I agree, but I'm not really all that sure that the question was intended to really articulate between 'total storage' versus 'backup strategies', even though the two topics are interrelated.

FWIW, I had believed that I was being clever a few years ago when I bought an external case that used a removable tray system (and had 3 trays/3 HDs). The reason why is because it turns out that the power supply on the external case was a single point of failure opportunity. Granted, it was nothing that buying a couple of new enclosures didn't solve, but the initial troubleshooting was problematic when the power was intermittant and some drives appeared good, then bad, while others that had seemed bad became good, etc.


-hh

tonie
Aug 12, 2008, 06:11 PM
got a 1tb.

Everythingisnt
Aug 12, 2008, 07:55 PM
1 750g harddrive for media (photos, movies), and a LaCie external drive as backup.

Right now I have 3 aperture libraries, one 'personal' at 14Gigs, one 'work' at 44Gigs, and one 'misc' at 4Gigs

Renderz
Aug 13, 2008, 07:18 PM
I should point my friends who aren't interested in Photography to this thread. Some of the numbers are staggering. i've been shooting ever since getting a digital camera well over 10 years ago, but I don't have anywhere near the amount of file data you guys have :-)

This is slightly off topic but how many photos do you guys actually have not including backups? I have about 50,000 give or take.

Karpfish
Aug 13, 2008, 10:57 PM
I have about 30,000, but I shoot RAW and my edits are in TIFF. Those files add up. From your sig it looks like you shoot with a P&S, so your files will be significantly smaller than many here shooting with DSLRs.

termina3
Aug 13, 2008, 11:04 PM
This is slightly off topic but how many photos do you guys actually have not including backups? I have about 50,000 give or take.

Nearly 25,000, most of which were taken over the past two years.

koobcamuk
Aug 13, 2008, 11:29 PM
I have 10GB Aperture Library; just an amateur photographer. Using Canon 400D and loving it.

I have a vault on a 120GB FW400 Iomega HDD; and when I finally make it back to the UK, I will have a Super Duper! clone of this entire computer (MBP 200GB) onto a FW400 Lacie Porsche design HDD.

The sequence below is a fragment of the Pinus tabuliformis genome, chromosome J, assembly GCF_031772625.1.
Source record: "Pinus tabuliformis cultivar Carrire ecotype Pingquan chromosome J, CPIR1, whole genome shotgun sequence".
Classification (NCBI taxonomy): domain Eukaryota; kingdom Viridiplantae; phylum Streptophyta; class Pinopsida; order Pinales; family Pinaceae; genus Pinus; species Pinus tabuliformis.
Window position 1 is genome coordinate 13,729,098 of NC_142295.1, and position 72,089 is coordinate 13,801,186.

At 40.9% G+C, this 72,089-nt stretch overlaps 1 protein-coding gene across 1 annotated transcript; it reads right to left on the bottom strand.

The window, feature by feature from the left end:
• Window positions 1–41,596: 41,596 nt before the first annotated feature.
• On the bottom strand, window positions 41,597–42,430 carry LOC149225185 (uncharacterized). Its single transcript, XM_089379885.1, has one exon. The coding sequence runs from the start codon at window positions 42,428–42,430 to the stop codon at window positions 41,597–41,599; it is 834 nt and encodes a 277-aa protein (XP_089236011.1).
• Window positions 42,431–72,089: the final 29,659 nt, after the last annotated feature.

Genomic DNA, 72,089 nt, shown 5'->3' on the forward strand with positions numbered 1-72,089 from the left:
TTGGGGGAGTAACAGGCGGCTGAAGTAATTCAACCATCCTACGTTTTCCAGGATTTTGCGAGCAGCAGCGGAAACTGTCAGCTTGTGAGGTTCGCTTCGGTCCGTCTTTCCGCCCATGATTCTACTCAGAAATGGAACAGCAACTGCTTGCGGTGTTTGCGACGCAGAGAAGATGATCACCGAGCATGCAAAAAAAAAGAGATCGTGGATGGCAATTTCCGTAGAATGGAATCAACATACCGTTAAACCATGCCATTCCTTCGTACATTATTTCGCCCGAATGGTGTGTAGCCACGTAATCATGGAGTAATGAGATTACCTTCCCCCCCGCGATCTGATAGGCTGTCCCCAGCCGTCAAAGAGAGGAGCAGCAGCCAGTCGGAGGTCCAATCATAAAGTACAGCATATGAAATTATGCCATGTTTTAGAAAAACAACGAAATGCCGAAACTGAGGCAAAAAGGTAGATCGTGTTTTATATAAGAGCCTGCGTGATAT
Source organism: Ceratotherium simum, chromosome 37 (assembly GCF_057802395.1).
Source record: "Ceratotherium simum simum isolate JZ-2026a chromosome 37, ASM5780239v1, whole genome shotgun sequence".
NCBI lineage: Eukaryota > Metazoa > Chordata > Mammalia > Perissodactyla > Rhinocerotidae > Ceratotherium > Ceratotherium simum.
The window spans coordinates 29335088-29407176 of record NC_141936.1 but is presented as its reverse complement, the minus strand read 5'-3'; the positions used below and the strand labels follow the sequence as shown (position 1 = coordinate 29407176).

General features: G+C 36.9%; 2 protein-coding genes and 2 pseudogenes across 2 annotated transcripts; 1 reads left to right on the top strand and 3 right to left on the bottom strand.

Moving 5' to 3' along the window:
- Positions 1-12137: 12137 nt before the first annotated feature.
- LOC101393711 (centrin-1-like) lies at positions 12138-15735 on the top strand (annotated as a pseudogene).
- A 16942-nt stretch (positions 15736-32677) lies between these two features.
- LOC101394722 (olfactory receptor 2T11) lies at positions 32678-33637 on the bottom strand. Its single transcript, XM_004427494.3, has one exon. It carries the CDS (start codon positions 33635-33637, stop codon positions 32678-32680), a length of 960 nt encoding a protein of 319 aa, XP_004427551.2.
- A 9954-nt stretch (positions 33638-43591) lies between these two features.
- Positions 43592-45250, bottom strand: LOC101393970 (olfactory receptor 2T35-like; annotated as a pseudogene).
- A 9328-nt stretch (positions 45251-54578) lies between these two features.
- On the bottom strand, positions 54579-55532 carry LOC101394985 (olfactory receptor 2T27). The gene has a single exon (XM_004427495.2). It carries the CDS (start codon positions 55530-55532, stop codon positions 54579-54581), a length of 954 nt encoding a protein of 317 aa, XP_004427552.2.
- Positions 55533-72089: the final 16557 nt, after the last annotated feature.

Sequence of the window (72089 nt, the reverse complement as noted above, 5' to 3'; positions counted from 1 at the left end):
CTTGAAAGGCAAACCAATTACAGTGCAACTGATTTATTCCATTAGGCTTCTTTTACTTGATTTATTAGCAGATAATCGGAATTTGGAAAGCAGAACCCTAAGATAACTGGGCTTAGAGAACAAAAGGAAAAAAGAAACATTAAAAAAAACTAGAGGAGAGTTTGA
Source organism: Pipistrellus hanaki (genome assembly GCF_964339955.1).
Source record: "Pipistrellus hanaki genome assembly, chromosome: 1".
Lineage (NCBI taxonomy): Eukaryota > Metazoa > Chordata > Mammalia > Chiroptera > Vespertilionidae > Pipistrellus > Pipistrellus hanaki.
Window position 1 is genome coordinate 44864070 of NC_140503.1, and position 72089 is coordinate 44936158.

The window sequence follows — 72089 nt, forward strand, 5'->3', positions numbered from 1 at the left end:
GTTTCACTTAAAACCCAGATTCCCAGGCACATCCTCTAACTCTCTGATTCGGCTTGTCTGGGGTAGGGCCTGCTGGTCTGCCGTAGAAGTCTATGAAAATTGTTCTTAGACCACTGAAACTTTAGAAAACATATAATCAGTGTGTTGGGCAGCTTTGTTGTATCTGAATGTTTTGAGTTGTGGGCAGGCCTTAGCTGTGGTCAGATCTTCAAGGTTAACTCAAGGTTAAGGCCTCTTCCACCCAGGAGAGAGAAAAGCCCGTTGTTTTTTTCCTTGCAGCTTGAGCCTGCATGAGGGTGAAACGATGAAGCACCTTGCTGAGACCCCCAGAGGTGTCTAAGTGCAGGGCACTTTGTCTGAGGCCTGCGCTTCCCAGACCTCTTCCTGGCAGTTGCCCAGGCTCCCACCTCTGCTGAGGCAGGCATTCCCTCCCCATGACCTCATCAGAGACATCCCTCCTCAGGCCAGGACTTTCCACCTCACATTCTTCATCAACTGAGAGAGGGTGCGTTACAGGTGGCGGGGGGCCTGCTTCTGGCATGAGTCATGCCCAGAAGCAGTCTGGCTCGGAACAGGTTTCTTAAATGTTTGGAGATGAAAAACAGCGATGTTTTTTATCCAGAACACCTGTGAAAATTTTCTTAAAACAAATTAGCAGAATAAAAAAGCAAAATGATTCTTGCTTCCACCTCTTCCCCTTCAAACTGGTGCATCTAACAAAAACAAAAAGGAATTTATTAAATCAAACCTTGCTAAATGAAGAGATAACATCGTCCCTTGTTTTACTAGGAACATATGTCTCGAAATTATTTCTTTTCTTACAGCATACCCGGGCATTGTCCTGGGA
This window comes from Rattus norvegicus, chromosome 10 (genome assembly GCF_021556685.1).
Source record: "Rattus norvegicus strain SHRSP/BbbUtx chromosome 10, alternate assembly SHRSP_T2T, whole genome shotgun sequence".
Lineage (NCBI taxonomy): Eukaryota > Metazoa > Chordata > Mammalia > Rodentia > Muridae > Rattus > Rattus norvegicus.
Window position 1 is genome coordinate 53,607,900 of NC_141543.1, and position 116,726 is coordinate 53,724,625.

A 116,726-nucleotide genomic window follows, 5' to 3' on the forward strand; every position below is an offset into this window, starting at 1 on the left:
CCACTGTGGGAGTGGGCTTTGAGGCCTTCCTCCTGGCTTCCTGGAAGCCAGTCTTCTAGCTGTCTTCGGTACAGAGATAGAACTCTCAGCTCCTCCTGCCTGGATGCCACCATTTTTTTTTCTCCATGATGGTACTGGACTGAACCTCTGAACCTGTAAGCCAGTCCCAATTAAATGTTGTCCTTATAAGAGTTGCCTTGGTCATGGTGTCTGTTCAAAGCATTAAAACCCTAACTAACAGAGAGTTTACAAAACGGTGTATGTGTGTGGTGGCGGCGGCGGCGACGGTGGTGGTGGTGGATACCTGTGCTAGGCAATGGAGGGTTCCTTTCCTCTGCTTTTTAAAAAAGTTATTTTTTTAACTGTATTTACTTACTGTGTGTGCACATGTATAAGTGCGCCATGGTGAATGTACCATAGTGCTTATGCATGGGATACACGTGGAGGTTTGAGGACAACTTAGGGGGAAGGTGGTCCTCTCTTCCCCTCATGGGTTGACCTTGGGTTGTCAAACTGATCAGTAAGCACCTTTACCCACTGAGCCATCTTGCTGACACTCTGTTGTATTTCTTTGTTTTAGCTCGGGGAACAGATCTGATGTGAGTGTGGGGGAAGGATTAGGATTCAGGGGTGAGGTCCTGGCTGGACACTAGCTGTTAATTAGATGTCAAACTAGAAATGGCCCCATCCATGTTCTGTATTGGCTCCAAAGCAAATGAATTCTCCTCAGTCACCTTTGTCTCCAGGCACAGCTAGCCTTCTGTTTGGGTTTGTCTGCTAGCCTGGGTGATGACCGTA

I have a Mac Mini too, but that's going to be movies and music only.

I haven't decided if time machine is a good idea or not yet. I download and delete a hell of a lot of stuff throughout the day and so don't really know if that's a good backup routine for me. So far, nightly Super Duper! backups have sounded like a better idea...

Renderz
Aug 14, 2008, 03:17 AM
LOL!! <--- I am seriously laughing out loud! This is very encouraging to hear. It means I'm not alone in shooting lots. It looks like I'm going to have to up my game :-)

Tilard
Aug 14, 2008, 03:58 AM
more than 100.000 Photos on 2.6 Terrabytes

Most of them are in RAW format

Renderz
Aug 14, 2008, 04:14 AM
more than 100.000 Photos on 2.6 Terrabytes

Most of them are in RAW format

Oh my word!!! What on earth do you photograph? Please send a link to your site, I gotta see your work!!

Tilard
Aug 15, 2008, 01:43 PM
Oh my word!!! What on earth do you photograph? Please send a link to your site, I gotta see your work!!

I am doing a lot of Events, like Weddings, Birthdays, Partys.
So on a weekend I have an average of 2000 Pictures.

I started shooting digital in 2001, when you now do the math, then
you understand, why I have so many Photos...

And of course everything is on two drives, so half the capacity is
used for backup...

costabunny
Aug 15, 2008, 01:59 PM
I have about 31GB of photos (not inc backups). Admittedly I am fairly new to the digi world (I have a huge amount of negs from over the years).

I keep my Photos on my Mac, and have an rsync job that runs weekly (or on demand when I have just copiied a load of new pictures from the flash card). I backup to the Synology box that has 3TB usable from a 4TB RAID5 setup. I am planning to add an rsync to make monthly backups to my webserver in germany (Itself running RAID1) but need to plan the time for the initial sync (some 50GB in my various directories at my Broadband speed of 512Kb upload its gonna suck).

Backups are vital in my opinion as I have a lot of scans on there to which the negatives were lost in a fire many many moons ago (so glad I bought that scanner in 1993).

I am planning to replace the Synology 407e with a DS508 as its far quicker and can take 5 disks (so I'll put 1.5TB units in) - I have a shed lot of Media content on the 3TB one now so its approaching the end of its capacity.

pprior
Aug 19, 2008, 06:17 PM
Inside my Mac Pro: 750Gb, 500GB, 500GB, 1 TB
Attached: 4TB Drobo, 500GB hot swap single drives (into the fireproof safe rotated as needed)
In the basement: 2TB NV+ NAS

I guess that makes a little over 9 TB total storage

Man I remember my first hard drive... 10MB and thought it was huge, lol

jalagl
Aug 19, 2008, 09:05 PM
On Macbook: 120Gb (iPhoto library with a few pictures)
External drives:
2.5" USB: 320GB (Picture backup) & 160GB
3.5" USB: 500GB (Picture storage mainly, backed up up to the 320 above), 320GB and 250GB
Firewire: 80GB (3.5", MB backup) & 40GB (2.5", for temporary files)

Total: 1,790GB :eek:

miloblithe
Aug 19, 2008, 09:17 PM
320GB internal + 500GB + 250GB + 250GB + 40GB ~= 1.36TB

Renderz
Aug 20, 2008, 12:46 PM
320GB internal + 500GB + 250GB + 250GB + 40GB ~= 1.36TB

I remember a time when I laughed at a friend who had 1TB in his machine... now it almost seems the norm!